The beauty of this place was matched by the quality of the waves – within a 30 minute radius there were countless breaks, from reefs to beach breaks and everything in between. On the first evening. a solid three hours was spent riding 3-4 foot peelers right in front of the campsite – getting in some longboard style SUP. The following day, Ben, a fellow camper and competitor, and I went to the event break to try and suss it out before the competition the day after. We were greeted by 6-10 foot of powerful Atlantic swell. We managed to pick a few off and took a few beatings too. It was good to work out the break and options for the competition day. I managed to pick an awesome wave, probably the biggest and best I had in my life up to this weekend. I was too excited and scared to do much and just made sure I stayed on the board. Ben was sat just on the inside and had a clear view, he later described the wave as cover shoot worthy. Even with a less than ideal forecast, the weekend was shaping up to give better waves and conditions!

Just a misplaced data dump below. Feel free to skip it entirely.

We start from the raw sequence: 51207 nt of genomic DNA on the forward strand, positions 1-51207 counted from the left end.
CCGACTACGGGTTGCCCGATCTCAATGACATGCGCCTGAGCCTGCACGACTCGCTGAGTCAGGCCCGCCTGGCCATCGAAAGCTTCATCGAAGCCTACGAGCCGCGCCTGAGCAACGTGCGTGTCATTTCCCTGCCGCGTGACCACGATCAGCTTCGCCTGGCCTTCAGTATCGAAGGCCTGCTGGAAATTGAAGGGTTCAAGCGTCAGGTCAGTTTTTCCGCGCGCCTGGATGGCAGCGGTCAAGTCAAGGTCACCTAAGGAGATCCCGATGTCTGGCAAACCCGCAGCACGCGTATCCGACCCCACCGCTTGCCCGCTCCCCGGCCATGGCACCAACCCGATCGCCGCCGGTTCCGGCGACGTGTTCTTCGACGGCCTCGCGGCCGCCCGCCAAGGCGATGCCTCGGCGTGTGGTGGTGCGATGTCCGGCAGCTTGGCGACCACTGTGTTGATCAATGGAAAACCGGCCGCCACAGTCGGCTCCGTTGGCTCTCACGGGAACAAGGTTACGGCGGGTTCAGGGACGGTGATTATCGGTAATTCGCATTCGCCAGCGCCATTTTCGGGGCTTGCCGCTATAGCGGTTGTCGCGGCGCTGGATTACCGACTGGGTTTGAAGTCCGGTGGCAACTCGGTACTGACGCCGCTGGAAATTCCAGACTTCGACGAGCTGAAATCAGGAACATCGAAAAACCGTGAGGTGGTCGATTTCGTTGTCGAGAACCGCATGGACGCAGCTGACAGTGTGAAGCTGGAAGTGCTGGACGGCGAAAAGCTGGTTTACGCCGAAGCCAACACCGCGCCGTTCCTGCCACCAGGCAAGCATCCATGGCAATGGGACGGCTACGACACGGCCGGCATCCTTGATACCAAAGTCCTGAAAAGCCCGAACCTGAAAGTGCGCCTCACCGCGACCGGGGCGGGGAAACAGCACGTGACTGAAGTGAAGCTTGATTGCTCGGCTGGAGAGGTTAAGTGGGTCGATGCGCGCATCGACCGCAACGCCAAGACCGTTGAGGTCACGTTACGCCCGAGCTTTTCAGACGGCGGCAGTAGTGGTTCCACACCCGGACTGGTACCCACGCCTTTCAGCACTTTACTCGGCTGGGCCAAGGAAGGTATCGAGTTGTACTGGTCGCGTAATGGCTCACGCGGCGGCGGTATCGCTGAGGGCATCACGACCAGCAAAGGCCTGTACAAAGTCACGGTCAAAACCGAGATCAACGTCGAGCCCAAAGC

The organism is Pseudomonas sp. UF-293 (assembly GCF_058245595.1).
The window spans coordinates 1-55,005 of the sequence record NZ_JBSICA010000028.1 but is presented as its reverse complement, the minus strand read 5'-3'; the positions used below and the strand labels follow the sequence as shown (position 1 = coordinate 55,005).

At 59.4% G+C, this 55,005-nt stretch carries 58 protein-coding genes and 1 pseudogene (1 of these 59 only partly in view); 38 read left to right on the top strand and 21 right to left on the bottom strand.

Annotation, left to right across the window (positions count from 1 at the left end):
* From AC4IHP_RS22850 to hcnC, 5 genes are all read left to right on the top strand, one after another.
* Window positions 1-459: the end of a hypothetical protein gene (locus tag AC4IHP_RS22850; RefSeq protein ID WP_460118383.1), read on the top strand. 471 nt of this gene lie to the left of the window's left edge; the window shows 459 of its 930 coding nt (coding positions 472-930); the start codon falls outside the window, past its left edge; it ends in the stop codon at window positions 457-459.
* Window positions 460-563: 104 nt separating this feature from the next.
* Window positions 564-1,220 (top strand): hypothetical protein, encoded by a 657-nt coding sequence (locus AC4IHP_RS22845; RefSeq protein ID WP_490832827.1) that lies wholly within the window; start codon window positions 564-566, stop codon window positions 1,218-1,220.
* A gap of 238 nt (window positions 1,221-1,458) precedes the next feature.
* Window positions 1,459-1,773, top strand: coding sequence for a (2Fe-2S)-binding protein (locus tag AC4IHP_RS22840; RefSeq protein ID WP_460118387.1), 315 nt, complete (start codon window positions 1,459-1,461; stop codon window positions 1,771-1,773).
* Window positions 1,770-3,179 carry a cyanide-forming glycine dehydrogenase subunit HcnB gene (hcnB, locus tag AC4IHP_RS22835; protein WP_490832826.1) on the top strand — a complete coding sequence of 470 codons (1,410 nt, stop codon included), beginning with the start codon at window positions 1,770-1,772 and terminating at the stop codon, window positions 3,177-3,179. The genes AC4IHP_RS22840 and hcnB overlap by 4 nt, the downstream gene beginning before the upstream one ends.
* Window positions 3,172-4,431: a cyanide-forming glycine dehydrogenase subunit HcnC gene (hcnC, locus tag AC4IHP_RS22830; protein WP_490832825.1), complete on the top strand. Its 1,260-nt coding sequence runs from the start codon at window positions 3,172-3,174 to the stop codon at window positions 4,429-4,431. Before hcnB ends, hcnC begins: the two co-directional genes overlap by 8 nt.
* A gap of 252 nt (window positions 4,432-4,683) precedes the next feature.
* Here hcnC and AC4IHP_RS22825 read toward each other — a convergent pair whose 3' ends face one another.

The Irish Sup Surf Classic
The competition is in it’s fifth year and is going from strength to strength. It is run by Paul Bryne from Irish Sup Surf. You can read more about it in The SUPboarder mag. This year saw the biggest female line up in any British and Irish comp and an international crowd. All the ladies were killing it but the overall winner was Sarah Gannon earning herself a pretty dope Sunova paddle – they look killer! I was competing in the ‘First Timers’ category and the Sub 10ft. My reason for entering was to see what competitions are like and where I need to develop. I was knocked out in the first round of the Sub 10ft coming third in my heat but was only short by one point. I think part of this was down to riding a longboard style SUP. and of course. I was up against some awesome riders including British number 2 Ollie Laddiman, a Brazilian rider Marcio Dias and a few of the local rippers including the head judge Dave Owens and Francois Colussi from Pure magic (check out their page for some awesome content).
The riding level in the whole competition was impressive, particularly the finals. The sub 10ft and 10ft+ categories were won by Marcio with father and son Steve and Ollie Laddiman closely behind. Steve Laddiman came 2nd in one category and Ollie the other, I imagine this made for some good banter and ribbing on the way home! I was able to secure a place in the final of the ‘First timers’ taking 3rd, losing out to Rob Sawyer and Moak Mestel.